Another member said about working at : “Always good except for rainy season, which changes around each year. It can last for 1-2 months.”

Another member submitted a comment about working at : “From November to April, the weather is cool (22 to 28 Celsius), with little rain and lots of sunshine! You do get occasional thunderstorms though.”

If you are currently a premium member of International School Community, please take a moment to share what you know about the weather in the different regions/cities of the world at which you have worked. You can start by logging on here.

Stay tuned for our next survey topic which is to come out in a few days time.

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Highlighted Articles

Looking for Work? Willing to Move to the UAE? Many Americans (including teachers) are looking to working abroad.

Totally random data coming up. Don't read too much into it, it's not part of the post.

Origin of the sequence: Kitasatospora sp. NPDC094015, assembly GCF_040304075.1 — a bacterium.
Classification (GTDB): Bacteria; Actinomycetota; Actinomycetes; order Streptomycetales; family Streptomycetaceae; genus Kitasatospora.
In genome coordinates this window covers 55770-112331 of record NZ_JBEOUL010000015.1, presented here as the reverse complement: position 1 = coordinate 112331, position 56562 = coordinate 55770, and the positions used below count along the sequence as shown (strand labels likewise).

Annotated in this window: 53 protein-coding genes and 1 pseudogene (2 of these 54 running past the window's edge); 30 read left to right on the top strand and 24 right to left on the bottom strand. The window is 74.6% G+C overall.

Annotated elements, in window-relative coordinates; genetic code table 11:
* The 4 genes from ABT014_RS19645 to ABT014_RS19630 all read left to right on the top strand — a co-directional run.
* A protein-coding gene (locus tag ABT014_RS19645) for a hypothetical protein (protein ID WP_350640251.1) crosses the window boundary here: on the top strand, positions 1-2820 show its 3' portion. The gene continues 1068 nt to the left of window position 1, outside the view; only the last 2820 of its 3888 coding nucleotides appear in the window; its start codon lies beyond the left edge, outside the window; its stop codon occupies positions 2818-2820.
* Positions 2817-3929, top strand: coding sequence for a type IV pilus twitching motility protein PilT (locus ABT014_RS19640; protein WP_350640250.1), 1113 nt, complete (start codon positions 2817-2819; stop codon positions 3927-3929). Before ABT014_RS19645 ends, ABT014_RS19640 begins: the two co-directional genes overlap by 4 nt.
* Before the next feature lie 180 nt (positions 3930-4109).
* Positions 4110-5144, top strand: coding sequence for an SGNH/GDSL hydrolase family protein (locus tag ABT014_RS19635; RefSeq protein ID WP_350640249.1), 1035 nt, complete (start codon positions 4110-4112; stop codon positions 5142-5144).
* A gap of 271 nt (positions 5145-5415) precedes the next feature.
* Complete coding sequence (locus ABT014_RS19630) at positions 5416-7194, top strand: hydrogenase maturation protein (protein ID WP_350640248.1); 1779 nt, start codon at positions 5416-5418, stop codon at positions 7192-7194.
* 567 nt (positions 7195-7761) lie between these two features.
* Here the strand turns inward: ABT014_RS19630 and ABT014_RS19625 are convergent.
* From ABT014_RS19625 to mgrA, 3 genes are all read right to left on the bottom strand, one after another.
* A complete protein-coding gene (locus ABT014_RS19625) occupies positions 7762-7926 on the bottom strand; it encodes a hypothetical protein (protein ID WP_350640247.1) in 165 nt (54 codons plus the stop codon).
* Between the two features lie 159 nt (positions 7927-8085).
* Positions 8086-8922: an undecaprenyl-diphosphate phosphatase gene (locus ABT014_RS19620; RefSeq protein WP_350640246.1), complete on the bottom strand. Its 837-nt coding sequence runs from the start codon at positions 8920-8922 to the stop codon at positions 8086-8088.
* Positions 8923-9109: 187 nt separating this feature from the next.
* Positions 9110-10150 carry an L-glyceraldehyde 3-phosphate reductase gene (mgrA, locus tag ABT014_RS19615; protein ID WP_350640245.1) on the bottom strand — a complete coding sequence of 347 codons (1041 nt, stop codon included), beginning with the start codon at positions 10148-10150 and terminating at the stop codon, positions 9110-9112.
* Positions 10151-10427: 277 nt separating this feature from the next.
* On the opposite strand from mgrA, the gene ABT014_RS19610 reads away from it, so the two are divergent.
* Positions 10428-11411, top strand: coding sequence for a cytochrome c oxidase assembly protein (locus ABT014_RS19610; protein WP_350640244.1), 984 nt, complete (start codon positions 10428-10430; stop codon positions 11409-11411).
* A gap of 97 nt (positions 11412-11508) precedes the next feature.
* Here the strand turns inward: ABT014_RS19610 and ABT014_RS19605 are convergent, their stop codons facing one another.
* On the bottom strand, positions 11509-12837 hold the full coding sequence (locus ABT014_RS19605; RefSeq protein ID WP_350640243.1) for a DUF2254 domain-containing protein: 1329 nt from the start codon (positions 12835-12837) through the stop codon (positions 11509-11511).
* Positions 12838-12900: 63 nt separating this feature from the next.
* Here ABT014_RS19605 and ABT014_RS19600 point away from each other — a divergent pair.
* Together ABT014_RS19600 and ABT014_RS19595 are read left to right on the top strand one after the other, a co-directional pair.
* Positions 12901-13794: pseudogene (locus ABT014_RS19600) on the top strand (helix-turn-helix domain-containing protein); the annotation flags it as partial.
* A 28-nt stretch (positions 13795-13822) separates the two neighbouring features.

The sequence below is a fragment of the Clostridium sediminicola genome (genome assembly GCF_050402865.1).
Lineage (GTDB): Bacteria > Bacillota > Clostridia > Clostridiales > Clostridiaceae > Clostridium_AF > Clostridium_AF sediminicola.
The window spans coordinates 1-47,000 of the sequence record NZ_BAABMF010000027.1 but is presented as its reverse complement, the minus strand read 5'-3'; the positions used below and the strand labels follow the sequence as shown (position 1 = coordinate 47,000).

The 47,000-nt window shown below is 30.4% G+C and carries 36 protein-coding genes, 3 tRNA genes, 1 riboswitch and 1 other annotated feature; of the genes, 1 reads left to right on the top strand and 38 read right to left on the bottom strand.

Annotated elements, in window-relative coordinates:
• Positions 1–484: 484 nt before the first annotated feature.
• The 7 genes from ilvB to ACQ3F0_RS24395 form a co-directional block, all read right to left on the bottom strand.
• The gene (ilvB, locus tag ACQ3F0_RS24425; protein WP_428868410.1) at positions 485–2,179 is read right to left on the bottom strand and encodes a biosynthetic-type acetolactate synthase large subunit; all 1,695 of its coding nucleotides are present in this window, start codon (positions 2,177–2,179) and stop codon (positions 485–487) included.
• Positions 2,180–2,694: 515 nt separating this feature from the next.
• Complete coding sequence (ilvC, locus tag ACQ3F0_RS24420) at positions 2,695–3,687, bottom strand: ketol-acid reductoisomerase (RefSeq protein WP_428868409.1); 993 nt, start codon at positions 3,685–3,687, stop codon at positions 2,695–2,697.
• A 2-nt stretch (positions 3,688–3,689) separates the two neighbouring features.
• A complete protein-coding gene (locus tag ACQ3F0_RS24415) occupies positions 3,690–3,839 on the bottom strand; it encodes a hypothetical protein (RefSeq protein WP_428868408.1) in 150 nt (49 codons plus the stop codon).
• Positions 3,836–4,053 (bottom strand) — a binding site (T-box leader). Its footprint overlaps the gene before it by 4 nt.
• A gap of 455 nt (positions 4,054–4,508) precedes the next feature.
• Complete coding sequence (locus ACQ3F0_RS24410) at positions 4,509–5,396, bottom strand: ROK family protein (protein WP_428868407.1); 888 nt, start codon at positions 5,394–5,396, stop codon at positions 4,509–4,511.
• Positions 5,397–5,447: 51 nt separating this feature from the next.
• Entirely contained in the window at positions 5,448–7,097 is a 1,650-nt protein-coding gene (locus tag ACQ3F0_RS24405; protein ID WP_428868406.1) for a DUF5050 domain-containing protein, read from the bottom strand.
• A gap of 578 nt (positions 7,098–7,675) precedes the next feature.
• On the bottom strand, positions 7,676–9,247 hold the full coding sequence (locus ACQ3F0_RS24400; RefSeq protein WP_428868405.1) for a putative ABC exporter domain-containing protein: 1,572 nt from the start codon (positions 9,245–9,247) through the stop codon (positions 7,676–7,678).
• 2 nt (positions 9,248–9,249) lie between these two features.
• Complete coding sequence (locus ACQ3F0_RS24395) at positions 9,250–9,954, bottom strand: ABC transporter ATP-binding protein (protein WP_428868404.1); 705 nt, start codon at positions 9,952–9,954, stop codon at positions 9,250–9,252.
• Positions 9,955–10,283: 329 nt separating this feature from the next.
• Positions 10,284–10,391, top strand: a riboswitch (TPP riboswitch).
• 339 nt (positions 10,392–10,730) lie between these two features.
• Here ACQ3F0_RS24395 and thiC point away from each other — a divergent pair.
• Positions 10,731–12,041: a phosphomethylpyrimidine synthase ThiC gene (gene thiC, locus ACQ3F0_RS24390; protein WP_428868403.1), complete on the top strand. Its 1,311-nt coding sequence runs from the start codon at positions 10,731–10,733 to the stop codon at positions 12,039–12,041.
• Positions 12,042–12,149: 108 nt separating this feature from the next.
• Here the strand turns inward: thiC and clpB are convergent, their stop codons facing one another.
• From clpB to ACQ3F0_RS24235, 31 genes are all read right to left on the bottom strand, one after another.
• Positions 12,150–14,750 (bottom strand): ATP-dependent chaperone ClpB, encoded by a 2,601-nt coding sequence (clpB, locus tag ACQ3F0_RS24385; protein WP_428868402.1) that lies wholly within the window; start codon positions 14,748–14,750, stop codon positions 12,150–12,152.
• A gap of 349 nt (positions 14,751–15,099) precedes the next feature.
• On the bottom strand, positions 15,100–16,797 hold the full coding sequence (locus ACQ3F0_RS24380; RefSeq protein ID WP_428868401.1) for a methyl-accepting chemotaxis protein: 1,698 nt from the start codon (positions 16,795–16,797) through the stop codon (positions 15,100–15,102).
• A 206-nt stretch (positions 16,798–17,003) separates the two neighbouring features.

December 21, 2011


With the jobless rate in the United States holding steady at 9.1 percent and the market showing no signs of near-term recovery, many Americans are considering looking abroad to combat their unemployment problem at home.

The Middle East could be the newest hotspot for jobs, according to a new report entitled “Going Global Employment Outlook: United Arab Emirates,” by Mary Anne Thompson, founder and president of Going Global.

It is clear that with this new influx of foreigners to the Middle East, there will also be a high need for their children to attend an international school.  In turn, many teachers are also trying to find jobs teaching in the Middle East, namely in the UAE.  Currently there are 125 international schools listed in the Middle East region of the world on International School Community.  There are presently 34 international schools listed in the UAE, far above the second highest number of schools of 18 which are in Kuwait listed on our website.

Thompson’s thesis states that “despite the continuing volatility in the region, the UAE, with almost no corporate taxes, no income taxes and a relatively low import duty of 5 percent, remains a favorite of multinational companies, expats and would-be expats. As its economic recovery from the global recession gains strength and its stability remains intact, business confidence in the UAE is slowly improving, which should help accelerate economic activity and with it, employment.”